MR Exclusive: Brent Rambler of August Burns Red on recording their upcoming release “Leveler,” being an influential musician, and Polo shirts.

Posted by NichTheHair on Wednesday, May 25, 2011 at 12:24 AM (PST)

Greetings cretins! Once again, I bestow unto you my endeavors as I try to bring you closer to the musicians you love and adore. In this interview, I talk with Brent Rambler from the monolithic juggernauts, August Burns Red. Its not every day my phone rings and someone says “Hi Nich, its Brent from August Burns Red.” I had to reboot my mind after it stalled for a moment and then get to work. We talked about their upcoming release from Solid State“Leveler,” which will be released June 21, time off while recording at Audio Hammer Studios, interests in psychology and finance, and his ever present Polo shirt.

Click here for the interview.

You guys are heading to Europe for a bit before you head out on Warped Tour. How are you feeling about that?

Good. We’re leaving saturday to head over there. We’ve been touring Europe since 2008 so this is not a new endeavor for us and we go  about two or three times a year. I’m definitely excited about touring Europe.

How would you compare European fans to Americans?

You know, I’d say its all pretty similar as far as how they act at shows. One thing I will say is, that in Europe, they seem to take metal more seriously than we do in America. It’s more of a lifestyle there rather than just being the style of music you listen to. As far as the shows and stuff go, they’re pretty similar. One is not more crazy than the other.

Let’s talk about some more recent activity. You have been with the band since the beginning. From Thrill Seeker to Leveler, how have you refined your sound?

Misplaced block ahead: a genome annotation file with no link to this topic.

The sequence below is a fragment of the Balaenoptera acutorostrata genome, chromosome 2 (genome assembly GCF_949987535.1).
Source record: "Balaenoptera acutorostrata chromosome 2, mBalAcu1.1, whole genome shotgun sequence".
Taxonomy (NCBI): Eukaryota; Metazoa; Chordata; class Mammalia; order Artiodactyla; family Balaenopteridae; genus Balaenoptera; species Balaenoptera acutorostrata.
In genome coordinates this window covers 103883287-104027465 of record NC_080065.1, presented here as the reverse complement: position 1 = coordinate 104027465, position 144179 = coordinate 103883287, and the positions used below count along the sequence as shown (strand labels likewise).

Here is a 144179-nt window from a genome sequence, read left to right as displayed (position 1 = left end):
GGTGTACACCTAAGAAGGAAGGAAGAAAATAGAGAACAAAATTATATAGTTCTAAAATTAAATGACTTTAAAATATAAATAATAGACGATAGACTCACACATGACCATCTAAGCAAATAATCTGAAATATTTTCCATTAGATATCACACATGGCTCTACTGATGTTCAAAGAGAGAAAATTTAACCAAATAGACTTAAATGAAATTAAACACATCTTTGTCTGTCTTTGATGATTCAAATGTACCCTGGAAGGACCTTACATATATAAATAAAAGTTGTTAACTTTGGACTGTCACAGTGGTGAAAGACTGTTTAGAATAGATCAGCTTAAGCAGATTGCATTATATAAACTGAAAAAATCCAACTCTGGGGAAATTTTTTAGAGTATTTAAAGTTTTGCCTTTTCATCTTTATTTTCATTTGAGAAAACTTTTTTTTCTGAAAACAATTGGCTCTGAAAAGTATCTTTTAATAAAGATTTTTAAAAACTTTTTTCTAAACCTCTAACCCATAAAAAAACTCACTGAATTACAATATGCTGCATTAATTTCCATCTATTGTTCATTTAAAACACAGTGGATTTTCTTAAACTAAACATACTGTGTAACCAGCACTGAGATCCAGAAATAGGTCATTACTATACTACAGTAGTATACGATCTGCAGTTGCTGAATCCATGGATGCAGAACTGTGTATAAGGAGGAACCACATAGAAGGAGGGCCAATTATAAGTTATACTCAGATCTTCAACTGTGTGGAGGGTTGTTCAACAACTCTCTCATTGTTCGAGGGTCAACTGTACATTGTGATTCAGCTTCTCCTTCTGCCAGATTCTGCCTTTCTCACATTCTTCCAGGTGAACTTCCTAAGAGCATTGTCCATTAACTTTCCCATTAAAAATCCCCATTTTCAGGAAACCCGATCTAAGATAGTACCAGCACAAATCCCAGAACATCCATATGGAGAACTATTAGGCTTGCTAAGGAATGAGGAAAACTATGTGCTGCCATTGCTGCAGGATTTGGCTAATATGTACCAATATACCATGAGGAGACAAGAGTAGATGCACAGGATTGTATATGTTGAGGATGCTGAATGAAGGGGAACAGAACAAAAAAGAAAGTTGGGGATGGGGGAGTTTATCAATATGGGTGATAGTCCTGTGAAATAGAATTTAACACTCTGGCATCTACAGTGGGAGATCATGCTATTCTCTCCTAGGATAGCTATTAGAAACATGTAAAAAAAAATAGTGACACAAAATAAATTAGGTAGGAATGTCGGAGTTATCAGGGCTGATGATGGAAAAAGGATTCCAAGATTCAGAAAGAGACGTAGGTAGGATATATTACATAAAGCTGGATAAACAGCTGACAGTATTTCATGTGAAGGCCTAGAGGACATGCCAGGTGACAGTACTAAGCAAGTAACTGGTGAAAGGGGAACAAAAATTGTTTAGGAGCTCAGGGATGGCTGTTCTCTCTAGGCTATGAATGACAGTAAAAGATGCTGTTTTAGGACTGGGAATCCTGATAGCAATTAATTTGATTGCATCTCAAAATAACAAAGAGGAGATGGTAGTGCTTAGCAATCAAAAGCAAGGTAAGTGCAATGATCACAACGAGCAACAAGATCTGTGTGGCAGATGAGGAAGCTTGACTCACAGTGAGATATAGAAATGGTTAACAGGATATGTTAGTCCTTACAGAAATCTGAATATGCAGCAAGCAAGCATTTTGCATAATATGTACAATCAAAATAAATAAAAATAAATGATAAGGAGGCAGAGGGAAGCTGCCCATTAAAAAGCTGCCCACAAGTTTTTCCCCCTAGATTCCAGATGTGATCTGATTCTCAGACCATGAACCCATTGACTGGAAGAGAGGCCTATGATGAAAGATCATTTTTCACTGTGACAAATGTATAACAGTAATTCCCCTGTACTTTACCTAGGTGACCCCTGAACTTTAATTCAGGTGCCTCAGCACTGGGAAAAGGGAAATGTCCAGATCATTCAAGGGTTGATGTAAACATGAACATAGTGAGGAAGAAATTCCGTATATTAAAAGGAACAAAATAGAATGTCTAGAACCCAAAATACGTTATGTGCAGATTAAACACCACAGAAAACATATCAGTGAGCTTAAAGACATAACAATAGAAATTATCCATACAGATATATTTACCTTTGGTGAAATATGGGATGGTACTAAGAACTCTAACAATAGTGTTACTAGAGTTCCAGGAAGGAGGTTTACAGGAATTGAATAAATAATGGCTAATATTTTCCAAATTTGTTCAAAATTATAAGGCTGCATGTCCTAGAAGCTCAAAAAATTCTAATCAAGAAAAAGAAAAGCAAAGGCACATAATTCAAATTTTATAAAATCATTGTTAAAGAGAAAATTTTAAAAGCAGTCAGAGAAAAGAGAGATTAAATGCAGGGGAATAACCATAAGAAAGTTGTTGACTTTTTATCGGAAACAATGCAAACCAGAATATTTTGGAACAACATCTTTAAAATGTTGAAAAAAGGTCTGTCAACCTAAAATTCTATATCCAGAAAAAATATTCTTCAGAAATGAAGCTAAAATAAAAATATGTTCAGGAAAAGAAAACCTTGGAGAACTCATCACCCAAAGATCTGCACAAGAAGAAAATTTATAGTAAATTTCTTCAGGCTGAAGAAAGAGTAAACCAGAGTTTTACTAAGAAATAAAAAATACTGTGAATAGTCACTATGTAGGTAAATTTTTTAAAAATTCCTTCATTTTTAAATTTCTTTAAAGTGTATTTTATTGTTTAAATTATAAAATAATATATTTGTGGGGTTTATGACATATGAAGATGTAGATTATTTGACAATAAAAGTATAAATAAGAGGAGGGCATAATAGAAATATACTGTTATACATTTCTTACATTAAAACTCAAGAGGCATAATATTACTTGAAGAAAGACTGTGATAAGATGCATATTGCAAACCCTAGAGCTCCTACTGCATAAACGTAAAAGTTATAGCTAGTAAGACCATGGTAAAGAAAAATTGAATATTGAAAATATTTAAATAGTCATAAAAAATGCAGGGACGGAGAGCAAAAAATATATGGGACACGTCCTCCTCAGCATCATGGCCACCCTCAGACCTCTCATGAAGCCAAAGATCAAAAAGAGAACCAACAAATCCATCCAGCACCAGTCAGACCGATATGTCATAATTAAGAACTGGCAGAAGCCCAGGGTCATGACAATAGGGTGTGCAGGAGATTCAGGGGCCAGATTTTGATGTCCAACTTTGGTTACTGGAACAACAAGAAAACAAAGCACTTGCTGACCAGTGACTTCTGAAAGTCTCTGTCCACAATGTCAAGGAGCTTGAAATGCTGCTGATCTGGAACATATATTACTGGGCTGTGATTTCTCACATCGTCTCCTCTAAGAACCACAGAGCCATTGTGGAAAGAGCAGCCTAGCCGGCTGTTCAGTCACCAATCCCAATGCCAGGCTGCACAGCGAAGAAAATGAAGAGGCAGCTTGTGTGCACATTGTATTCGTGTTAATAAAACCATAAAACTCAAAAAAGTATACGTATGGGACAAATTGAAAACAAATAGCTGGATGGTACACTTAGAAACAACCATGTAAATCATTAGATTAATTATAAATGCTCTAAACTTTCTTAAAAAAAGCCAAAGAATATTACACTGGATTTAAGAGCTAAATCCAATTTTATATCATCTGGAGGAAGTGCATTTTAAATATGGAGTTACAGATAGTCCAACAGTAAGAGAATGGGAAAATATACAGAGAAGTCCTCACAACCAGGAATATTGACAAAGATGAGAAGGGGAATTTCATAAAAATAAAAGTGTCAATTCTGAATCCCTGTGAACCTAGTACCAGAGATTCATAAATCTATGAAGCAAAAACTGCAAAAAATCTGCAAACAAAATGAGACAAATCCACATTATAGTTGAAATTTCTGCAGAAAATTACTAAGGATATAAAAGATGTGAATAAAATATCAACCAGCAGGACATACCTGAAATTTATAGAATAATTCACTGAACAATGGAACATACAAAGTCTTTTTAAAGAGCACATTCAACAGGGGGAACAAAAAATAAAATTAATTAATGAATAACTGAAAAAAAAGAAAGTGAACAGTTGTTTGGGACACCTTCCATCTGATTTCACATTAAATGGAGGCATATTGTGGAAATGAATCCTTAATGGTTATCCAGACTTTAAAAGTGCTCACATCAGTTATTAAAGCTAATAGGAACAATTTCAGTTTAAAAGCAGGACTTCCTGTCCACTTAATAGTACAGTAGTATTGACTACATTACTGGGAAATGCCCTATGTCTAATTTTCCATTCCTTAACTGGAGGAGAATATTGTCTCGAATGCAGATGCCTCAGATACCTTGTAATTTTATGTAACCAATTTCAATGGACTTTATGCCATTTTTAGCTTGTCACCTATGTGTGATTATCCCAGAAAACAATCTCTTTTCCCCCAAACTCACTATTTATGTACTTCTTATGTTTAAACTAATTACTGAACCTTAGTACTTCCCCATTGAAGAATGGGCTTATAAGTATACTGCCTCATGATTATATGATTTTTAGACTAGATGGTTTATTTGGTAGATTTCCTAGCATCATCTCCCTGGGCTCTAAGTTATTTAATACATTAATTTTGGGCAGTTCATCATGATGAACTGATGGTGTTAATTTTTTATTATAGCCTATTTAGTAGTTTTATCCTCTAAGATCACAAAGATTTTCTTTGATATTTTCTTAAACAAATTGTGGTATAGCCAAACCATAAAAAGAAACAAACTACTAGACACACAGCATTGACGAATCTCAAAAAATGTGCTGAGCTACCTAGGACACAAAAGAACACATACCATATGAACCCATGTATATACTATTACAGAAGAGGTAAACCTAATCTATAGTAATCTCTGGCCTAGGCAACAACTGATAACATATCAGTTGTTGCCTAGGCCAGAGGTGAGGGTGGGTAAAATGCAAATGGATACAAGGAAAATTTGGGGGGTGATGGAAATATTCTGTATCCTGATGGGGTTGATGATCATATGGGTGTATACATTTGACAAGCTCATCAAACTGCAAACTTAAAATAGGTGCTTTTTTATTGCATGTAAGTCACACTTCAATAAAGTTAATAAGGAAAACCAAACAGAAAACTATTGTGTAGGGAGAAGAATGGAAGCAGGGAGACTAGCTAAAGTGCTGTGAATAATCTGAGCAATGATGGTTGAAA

We as a band try constantly to get better and better. When we first started this band, we could barely play instruments. When we went into the studio to record Thrill Seeker, we were totally unprepared. While Matt [Greiner] was tracking drums, we pretty much just sat around playing guitar and learned a lot from Adam D [producer on Thrill Seeker] during that recording experience, it was probably the best thing we could have ever done. He showed us a lot of proper ways to play stuff and ever since then, we have always tended to write things we can’t play yet. Everything gets tabbed out into a program, then we can change the tempo of it so we can learn to play it as fast as we originally tab it out. We have to sit there and learn and learn and learn. We just try and push ourselves with each record, making sure that this stuff is hard for us, so that we know we are progressing.

So how is Leveler different than Constellations?

It’s a lot heavier and it still has a lot of melody like Constellations had. I’d say it’s also more riffy rather than having lots of straight up chords. There’s a lot more tough riffs and little quick stuff and there is a lot more guitar solos. It’s a more aggressive record, probably the most aggressive record we’ve written since Thrill Seeker.